Step inside, pull up a seat and have a drink, the hearth is lit and it’s nice and warm in here. I wouldn’t get too uncomfortable, after all this is from a more innocent time, one before the greu and gore of what would follow. This is no house with laughing windows nor is it one located on the left, by the cemetery, on dead end street or by the edge of the park. We are in 1970 and the picturesque village of Bray near Berkshire (although filmed in fact nearer Shepperton Studios), what could possibly go wrong? The House That Dripped Blood actually doesn’t, I doubt Amicus who were responsible for this 1970 feature could afford the budget to pull of such an effect but there’s plenty of ghastly fun to be had once you step over the threshold as well as a host of stars from the Golden era of horror.
Much loved and remembered from late night showings at a time when we had only a couple of channels and if we were lucky a colour TV this is one of several portmanteau or anthology horror films that the likes of British film production Amicus were knocking out at the time. The House That Dripped Blood along with Asylum are two such examples and have both recently been revamped (pun intended) by Second Sight in limited edition sets with hardcases and booklets which are now out of print. Luckily if you missed out, both have stand alone versions with just the films and extras coming out on Jan 6th, in this case nearly 50 years after it originally was seen by thrill seekers on the cinema screen. Anthology films were a good way of providing several stories and a large cast over their running time and giving audiences a series of shocks and tales with a quick denouement and a sting in their tale; this was no exception.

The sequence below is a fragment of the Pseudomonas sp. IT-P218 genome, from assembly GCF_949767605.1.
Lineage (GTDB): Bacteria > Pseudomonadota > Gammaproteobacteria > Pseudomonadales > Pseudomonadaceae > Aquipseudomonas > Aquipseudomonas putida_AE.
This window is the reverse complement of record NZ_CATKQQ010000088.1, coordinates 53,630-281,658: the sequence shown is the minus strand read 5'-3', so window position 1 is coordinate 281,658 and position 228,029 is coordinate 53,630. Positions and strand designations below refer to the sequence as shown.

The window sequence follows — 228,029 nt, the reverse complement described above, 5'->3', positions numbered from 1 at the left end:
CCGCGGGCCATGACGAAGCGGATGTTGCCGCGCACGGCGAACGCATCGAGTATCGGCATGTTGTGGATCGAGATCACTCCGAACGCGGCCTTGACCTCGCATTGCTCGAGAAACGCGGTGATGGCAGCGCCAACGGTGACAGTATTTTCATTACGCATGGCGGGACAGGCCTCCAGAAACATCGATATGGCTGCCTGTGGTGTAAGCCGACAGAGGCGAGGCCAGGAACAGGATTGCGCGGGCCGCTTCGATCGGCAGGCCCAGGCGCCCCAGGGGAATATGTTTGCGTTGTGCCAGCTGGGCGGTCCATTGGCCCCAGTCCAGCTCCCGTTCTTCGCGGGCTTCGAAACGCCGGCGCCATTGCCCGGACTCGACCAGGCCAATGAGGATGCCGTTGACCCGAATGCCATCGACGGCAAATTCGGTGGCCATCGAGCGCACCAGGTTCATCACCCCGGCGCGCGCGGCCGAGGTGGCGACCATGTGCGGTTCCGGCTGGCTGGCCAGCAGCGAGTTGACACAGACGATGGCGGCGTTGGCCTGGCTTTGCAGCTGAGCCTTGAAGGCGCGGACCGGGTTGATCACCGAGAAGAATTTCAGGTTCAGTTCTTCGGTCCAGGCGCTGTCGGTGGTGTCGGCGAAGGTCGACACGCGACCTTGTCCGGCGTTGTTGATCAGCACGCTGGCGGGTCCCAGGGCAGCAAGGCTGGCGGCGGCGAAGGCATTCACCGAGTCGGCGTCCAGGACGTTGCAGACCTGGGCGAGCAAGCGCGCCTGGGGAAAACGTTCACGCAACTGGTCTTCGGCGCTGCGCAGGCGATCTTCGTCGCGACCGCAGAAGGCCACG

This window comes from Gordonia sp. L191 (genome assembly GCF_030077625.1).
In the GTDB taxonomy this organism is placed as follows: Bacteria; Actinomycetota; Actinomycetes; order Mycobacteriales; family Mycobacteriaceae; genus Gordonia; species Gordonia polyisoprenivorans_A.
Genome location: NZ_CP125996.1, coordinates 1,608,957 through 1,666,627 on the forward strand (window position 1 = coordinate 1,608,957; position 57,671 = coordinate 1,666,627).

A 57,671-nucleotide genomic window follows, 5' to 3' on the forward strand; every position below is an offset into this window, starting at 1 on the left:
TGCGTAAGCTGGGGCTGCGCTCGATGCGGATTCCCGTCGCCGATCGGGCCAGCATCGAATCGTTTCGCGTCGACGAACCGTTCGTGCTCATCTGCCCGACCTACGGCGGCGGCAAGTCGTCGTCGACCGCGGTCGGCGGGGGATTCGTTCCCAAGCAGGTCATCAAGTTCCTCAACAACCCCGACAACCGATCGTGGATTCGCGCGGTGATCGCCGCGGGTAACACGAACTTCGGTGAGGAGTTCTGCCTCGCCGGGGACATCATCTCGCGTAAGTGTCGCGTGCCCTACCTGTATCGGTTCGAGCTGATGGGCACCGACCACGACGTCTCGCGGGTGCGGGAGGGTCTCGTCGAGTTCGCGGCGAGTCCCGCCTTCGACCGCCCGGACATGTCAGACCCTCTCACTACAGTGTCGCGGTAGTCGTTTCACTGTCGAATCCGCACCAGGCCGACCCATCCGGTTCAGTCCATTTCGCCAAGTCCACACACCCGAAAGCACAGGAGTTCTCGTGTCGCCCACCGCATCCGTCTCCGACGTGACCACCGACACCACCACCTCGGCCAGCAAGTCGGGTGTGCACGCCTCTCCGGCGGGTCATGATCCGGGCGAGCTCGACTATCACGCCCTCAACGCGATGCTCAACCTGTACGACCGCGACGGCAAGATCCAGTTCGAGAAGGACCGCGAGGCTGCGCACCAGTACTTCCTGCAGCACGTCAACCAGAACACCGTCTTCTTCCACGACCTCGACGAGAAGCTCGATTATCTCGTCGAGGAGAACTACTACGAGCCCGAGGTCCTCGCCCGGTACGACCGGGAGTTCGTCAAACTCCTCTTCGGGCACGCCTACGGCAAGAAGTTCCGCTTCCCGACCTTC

Produced by the erstwhile team of Milton Subotsky & Max Rosenberg and written by Robert Bloch these stories take inspiration in many cases from the comic world of Weird Tales as literary source. Although hardly huge budget they are performance driven and make the most of their locations such as the quaint British countryside where our particular house nestles here. A wrap around story sees a Police inspector down from the big smoke to investigate the disappearance of a famous actor. With the help of the local bobby and somewhat sinister estate agent Stoker he unravels the fact that previous tenants of this impressively fully furnished manse had also met strange fates. Exploring further these tales are unravelled and could ultimately see our erstwhile sleuth ignoring the fact and plunging into his own inevitable doom.